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Media Coverage

Litigator of the Week: Juanita Brooks of Fish & Richardson

July 11, 2013

Media Coverage

Litigator of the Week: Juanita Brooks of Fish & Richardson

July 11, 2013

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This article, “Litigator of the Week: Juanita Brooks,” first appeared in The Litigation Daily and is reprinted with permission from ALM.

It wasn’t quick and it wasn’t easy, but Juanita Brooks of Fish & Richardson seems finally to have wiped out a $149 million patent case Baxter International Inc. brought against her client, Fresenius USA Inc. In the process, Brooks may have helped reinforce a common tactic in the patent defense playbook. Juanita Brooks Litigator of the Week

As we reported, the U.S. Court of Appeals for the Federal Circuit ruled on July 2 that Baxter “no longer has a viable cause of action” against Fresenius and instructed a trial judge to dismiss the ten-year old case. The appeals court adopted Brooks’s argument that a ruling by the U.S. Patent and Trademark Office should spell doom for Baxter’s still-pending claims in U.S. district court. Patent experts say the ruling could make judges more willing to grant stays in patent cases pending PTO reviews, potentially reducing defense costs in the future.

Fresenius launched a popular kidney dialysis machine with touch-screen interface in 2003. Baxter threatened to sue for infringement of three patents, so Fresenius hired Fish & Richardson to bring a declaratory judgment action in U.S. district court in Oakland. In 2006, Brooks convinced a jury that Baxter’s patents were invalid. But the judge assigned to the case at the time, Saundra Brown Armstrong, reversed the verdict, setting the stage for a damages trial. Baxter pegged damages at $149 million, but ended up walking away with $14 million in 2007. “We considered that something of a success,” Brooks told us on Thursday.

Then things got really complicated. The Federal Circuit reversed Armstrong in 2009 and reinstated the original jury verdict, except as to a few remaining claims in a single patent. While the case was on remand, the PTO’s Board of Patent Appeals and Interferences invalidated Baxter’s remaining claims. Confident that the BPAI’s determination would hold up on appeal to the Federal Circuit, Fresenius’s lawyers urged the judge who took over the case, Phyllis Hamilton, to issue a stay. Hamilton refused, and eventually awarded Baxter a final judgment of $23.5 million in damages and reasonable royalties in March 2012. The Federal Circuit affirmed the PTO determination two months later. In April of this year, the agency finally issued a certificate invalidating all of Baxter’s remaining patent claims.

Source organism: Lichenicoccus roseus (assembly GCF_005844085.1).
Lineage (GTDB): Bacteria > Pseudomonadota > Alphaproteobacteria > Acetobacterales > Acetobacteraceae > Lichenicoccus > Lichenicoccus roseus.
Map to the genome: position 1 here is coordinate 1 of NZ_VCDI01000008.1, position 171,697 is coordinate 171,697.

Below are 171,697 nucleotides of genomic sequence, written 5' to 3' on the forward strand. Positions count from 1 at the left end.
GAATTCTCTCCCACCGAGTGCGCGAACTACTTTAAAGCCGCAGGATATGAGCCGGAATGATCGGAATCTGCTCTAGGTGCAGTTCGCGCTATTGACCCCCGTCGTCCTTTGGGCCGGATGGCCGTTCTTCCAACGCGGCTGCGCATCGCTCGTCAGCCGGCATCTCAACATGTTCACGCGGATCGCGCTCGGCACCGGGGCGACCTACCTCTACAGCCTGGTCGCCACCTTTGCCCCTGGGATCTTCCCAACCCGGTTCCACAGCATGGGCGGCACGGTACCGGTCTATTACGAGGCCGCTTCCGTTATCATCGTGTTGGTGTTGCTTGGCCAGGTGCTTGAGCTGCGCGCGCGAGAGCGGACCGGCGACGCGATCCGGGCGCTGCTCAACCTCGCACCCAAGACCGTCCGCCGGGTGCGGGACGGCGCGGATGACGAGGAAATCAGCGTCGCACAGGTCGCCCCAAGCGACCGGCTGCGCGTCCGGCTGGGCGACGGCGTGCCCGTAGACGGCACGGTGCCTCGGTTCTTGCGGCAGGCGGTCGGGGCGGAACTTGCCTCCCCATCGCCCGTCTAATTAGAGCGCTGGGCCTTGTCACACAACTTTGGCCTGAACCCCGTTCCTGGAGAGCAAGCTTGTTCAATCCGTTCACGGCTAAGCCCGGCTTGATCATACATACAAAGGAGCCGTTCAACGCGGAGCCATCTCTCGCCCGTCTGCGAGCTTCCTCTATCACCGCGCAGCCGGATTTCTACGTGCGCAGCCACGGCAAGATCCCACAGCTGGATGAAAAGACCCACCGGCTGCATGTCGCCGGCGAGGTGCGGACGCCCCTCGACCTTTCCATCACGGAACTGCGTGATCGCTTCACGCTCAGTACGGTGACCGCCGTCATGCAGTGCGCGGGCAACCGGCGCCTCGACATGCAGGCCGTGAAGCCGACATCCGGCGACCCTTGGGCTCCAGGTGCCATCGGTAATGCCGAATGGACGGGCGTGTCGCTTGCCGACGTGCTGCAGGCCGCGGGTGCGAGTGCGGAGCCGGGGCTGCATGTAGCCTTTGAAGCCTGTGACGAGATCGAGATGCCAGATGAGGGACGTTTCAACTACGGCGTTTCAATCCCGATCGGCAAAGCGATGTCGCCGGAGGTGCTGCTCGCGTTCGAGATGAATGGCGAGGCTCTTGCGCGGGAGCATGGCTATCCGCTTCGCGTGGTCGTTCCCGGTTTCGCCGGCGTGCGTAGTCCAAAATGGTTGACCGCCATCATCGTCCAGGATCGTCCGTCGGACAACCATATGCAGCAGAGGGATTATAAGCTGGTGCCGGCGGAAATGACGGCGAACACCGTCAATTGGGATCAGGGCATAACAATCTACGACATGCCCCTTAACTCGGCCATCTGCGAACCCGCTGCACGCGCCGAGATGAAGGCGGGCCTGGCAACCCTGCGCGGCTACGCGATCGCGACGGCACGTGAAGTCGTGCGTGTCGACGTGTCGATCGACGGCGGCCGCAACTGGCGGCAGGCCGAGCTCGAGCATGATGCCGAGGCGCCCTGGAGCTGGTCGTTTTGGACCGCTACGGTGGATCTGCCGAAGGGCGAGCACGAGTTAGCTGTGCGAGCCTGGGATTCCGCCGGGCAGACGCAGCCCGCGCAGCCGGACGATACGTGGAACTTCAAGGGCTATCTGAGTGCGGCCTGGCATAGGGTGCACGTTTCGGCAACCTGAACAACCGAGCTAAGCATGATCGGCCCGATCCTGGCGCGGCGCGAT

In last week’s ruling, the Federal Circuit reversed Judge Hamilton and tossed her $23.5 million judgment. According to the appellate judges, the crucial moment in the long-running case came when the BPAI issued its 2010 ruling in Fresenius’s favor. That ruling preceded a final judgment in the parallel U.S. district court litigation, so it wiped out Baxter’s claims, the Federal Circuit ruled. “The [relevant statute] requires that a final PTO decision affirmed by this court be given effect in pending infringement cases that are not yet final,” Circuit Judge Timothy Dyk wrote for the panel. “In light of the cancellation of Baxter’s remaining claims, Baxter no longer has a viable cause of action against Fresenius.”

According to Brooks, the ruling probably won’t make defendants any more likely to initiate post-grant review proceedings. That’s already a tried and true defense tactic, she said. The real takeaway, said Brooks, is that district court judges should stay their hands if a parallel PTO proceeding is in its advanced stages.

“If [the Fresenius case] had been stayed, we wouldn’t have spent the last three years litigating. . .and we could have saved everyone a lot of time,” Brooks told us. “What I’m hoping this opinion will do is cause district court judges to think more carefully about granting stays.” PatentlyO and Law360 offered similar predictions here and here.

Given the titanic expense of patent litigation, it occurred to us that Fresenius might have been better off just settling back in 2007, when Judge Armstrong pegged the value of the case at $14 million. Brooks told us an early settlement probably would have been cheaper, but that justice wouldn’t have been served.

“We’re really proud of our client’s tenacity,” she said. “They believed and contended all along that these claims were not valid. And they were proved right, even if it took years.”

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